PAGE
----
Tutorials & Guides

An insight into my Post Process of colour images shot with the Leica M9 in low light

Almost every time I post some photos taken with my Leica M9 I have people asking me “is this straight out of camera”, or “what post process have you done to these” etc. This seems to be a common question with digital photography, especially with mine. I suppose this comes down to people trying to assess from my images what the camera and lens are responsible for, and what is being achieved in post process. The problem is, it’s a just a bit of a hard question to answer without going into lots of detail…

On this particular occasion, the images in question do give me a bit of an opportunity to talk a bit about a specific part of my low light post process when it comes to files out of the Leica M9 – so I thought I’d take the opportunity to go into that bit of detail. In actual fact, whilst the some of the problems I’m solving in my process are specific to the M9, this sort of approach can of course be used on any digital image, you’ll just need to experiment a bit.

The images in question were taken at a recent Beers & Cameras event that I held in a place called Hanbao, which is a new – and for want of a better word – ‘trendy’ burger and cocktail bar in my hometown of Worcester. I posted series of three photos on my Instagram that seemed to garner a great deal of interest in terms of how I had created them.

What’s interesting about these photos – at least the ones that I posted on Instagram – is that the interesting part of the process that I want to show you has quite a subtle effect. That said, I also took a few images on the same evening that were – at least in my mind – completely saved by the same process.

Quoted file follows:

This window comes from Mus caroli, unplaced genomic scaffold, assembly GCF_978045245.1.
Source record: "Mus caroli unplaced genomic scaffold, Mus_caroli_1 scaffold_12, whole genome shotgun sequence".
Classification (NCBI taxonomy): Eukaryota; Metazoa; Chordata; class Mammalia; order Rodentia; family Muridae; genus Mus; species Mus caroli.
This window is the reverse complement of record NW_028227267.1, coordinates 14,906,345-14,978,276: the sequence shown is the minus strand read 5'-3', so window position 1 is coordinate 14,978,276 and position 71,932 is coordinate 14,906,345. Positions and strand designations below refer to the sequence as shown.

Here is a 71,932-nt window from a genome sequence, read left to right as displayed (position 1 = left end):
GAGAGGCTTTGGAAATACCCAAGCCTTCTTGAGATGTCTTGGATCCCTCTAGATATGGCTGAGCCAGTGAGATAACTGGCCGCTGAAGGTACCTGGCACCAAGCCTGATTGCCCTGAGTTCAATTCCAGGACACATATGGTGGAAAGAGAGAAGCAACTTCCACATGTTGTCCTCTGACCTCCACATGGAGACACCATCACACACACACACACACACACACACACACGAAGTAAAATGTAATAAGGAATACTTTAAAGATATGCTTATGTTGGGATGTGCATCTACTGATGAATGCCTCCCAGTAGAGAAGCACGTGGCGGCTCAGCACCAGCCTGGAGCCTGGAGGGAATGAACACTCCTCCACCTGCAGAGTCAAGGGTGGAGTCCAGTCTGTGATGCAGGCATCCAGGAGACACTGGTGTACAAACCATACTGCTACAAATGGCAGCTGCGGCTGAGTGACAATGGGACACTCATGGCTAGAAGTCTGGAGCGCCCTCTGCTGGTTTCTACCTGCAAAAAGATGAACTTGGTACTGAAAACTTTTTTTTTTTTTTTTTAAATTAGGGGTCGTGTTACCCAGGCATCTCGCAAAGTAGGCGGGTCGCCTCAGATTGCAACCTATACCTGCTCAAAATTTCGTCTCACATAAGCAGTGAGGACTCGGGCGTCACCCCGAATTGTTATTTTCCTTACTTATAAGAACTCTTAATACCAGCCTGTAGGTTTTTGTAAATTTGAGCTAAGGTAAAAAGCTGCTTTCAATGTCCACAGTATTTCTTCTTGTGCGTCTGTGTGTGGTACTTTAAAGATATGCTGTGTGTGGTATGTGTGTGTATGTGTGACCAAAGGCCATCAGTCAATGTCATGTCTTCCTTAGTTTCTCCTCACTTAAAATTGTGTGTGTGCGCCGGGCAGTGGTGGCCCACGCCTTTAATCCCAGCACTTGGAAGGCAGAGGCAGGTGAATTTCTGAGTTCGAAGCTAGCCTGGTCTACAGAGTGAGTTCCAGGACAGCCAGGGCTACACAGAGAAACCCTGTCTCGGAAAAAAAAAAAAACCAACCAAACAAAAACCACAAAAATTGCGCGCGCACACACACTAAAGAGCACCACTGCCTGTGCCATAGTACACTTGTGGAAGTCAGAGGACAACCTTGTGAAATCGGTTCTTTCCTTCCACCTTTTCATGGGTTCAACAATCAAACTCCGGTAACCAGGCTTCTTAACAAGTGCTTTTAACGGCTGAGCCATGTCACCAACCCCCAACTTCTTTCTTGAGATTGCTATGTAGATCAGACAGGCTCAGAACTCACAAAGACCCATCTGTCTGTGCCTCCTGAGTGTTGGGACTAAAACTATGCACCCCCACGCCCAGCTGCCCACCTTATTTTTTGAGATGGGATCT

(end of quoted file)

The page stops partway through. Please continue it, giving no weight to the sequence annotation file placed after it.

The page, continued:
This first picture is the first of the images I shared on IG and shows a straight before/after of the post process I applied – If you slide the slider, you can see the before/after in action.

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As you can see, I actually haven’t done that much really. Most of what makes this photo work is simply the light it was taken in! The main part of the process in achieving the final image was just a case of making adjustments to contrast. This is the easy bit I suppose – if you have good low-light, you are in a much better position than if you have bad low-light. The differentiation between good and bad low light probably comes down to tastes, but of me its always about how different colours of low light impact (mostly) on skin tones

As I said, the light in these images is quite nice, but it isn’t perfect, especially when combined with the Leica M9, which has a habit of causing some mild but quite annoying colour shifts. To solve these colour shifts – and my issues with the colour of low-light – I use the “Camera Calibration” in Lightroom. This for me is often the final piece in the puzzle in getting the most out of any camera’s low light images.

This following image is a before/after of my camera calibration tweak:

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A subtle difference perhaps, but in my opinion almost essential. My first issue is visible in the chaps lips. Like the M8 – although not to the same degree – the M9 is quite susceptible to IR. This manifests in some magenta shift, especially in people’s lips. Unlike the M8 where the effect is almost too strong to deal with using camera calibration, with the M9 it seems quite an easy problem to fix.